Tag Archives peasants

Low-hanging fruits are sometimes the sweetest: how tree-sourced foods can help transform the global food system

The global food system is dominated by a limited number of actors and mainly focusses on the production of only a handful of relatively innutritious foods. The system in its current shape threatens livelihoods of small-scale farmers, does not meet the nutritional needs of the majority of the global population, and is causing severe environmental impacts such as deforestation and biodiversity loss. A recent study shows that the elevation of small-scale tree-sourced food systems can help contribute to a transformation of the global food system that would lead to improved environmental and human well-being.

The global food system in its current form is dysfunctional and destructive. Not only does the production of a select few agricultural products that dominate the global food market require vast swaths of land, it is also leading to environmentally destructive agricultural production practices and the erosion of traditional ways of rural life and small-scale farmers’ livelihoods. Despite an emphasis having been placed on sustainable food systems within the Sustainable Development Goals (SDGs), with SDG 2 that aims to ensure food security and adequate nutrition through sustainable food systems, hunger and malnutrition compounded by climate change-related challenges are threatening the wellbeing of populations across the world. Especially the most vulnerable are feeling the effects of this intersection of global challenges that to date have been inadequately addressed. 

To reverse these trends, we need to understand what’s wrong with the current global food system and which foods have the potential to simultaneously provide environmental, nutritional and livelihood benefits at local and global levels that can drive a global food system transformation. Trees may hold the key.

What’s wrong with the global food system?

The global food system is unsustainable in so many ways. First of all, food systems occupy enormous amounts of land. This is likely to increase even further in the future: food production is one of the main drivers of deforestation, especially in the tropics. Consequences of these large-scale changes in the use of land include the loss of biodiversity that is happening more and more rapidly, substantial carbon dioxide emissions, and an increasing risk of droughts and wildfires. 

At the same time, the global food system is not producing enough fruits and vegetables to meet human nutritional requirements, partly because the current system is mainly based on just a few energy-dense and nutrient-poor crops such as wheat, rice, sugar and maize. This extraordinarily low diversity within our global food system is causing long-term health problems affecting especially the poorest populations in the Global South who have limited access to micronutrient-rich diets, education about nutrition and basic health services.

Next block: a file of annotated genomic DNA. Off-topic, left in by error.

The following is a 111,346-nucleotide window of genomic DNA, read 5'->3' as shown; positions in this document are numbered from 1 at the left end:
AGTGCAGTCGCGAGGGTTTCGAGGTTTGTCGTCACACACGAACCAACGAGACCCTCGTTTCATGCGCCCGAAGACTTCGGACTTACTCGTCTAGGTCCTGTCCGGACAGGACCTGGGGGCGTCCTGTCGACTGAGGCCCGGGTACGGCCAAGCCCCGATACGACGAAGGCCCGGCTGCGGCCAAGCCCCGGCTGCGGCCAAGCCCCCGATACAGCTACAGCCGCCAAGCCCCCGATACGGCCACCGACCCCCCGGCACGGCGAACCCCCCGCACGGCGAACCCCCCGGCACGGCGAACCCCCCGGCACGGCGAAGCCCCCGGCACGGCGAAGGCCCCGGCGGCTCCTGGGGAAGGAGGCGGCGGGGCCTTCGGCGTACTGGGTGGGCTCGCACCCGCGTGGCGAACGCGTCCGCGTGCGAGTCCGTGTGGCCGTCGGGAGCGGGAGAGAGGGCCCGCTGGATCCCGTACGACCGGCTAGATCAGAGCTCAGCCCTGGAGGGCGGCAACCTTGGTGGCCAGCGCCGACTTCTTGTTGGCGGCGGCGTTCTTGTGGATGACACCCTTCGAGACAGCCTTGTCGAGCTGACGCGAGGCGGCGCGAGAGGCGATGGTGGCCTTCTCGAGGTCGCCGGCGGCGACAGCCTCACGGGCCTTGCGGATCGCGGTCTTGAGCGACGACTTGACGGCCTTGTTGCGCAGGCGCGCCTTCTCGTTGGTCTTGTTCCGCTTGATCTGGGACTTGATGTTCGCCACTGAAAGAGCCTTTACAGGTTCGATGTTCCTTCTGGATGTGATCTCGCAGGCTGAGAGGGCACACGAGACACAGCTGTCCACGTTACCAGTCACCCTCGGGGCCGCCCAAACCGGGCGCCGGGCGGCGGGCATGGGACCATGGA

In addition, dominant food and agricultural development approaches focus on industrialisation and international trade, leading to the creation of a few global food corporations that dominate the global food market. These transnational food corporations in many cases exercise their power to undermine the rights of food workers and smallholder farmers in order to produce a limited number of crops at the lowest possible price. Food producers get only a fraction of the total amount paid for food products ranging from tea and coffee to other crops produced in the Global South and North alike. 

These developments have led to the massive transformation of small-scale and multispecies tree-based agrarian production systems (often traditional) into large-scale annual crop production. Yet these tree-based systems are vital: a recent perspective article argues that tree-based foods could play a critical role in the transformation of food systems such that it becomes more sustainable, provides more nutritious foods, and provides better livelihood opportunities for smallholder farmers.

Making space for trees…

There are many clear opportunities to incorporate food-producing trees into landscapes. The majority of global cropland does not contain trees, but has a high potential for doing so. Especially in the tropics, where large-scale forest areas are still being cleared for agriculture and then abandoned once soils are exhausted, restoration efforts could include the establishment of sustainable, locally-managed agroforestry systems. Such agroforestry systems have been shown to provide multiple environmental benefits, including carbon sequestration, biodiversity conservation and the provision of several other ecosystem services, especially when they are based on diverse, multi-species systems. 

This could also mean that the hundreds of millions of smallholder farmers across the world could have a more prominent role in improving local diets through the production of tree-sourced foods. With the right incentives, investments and involvement, smallholder farmers could scale up agroforestry systems to produce more and healthier food, while simultaneously diversifying their income sources and consumption.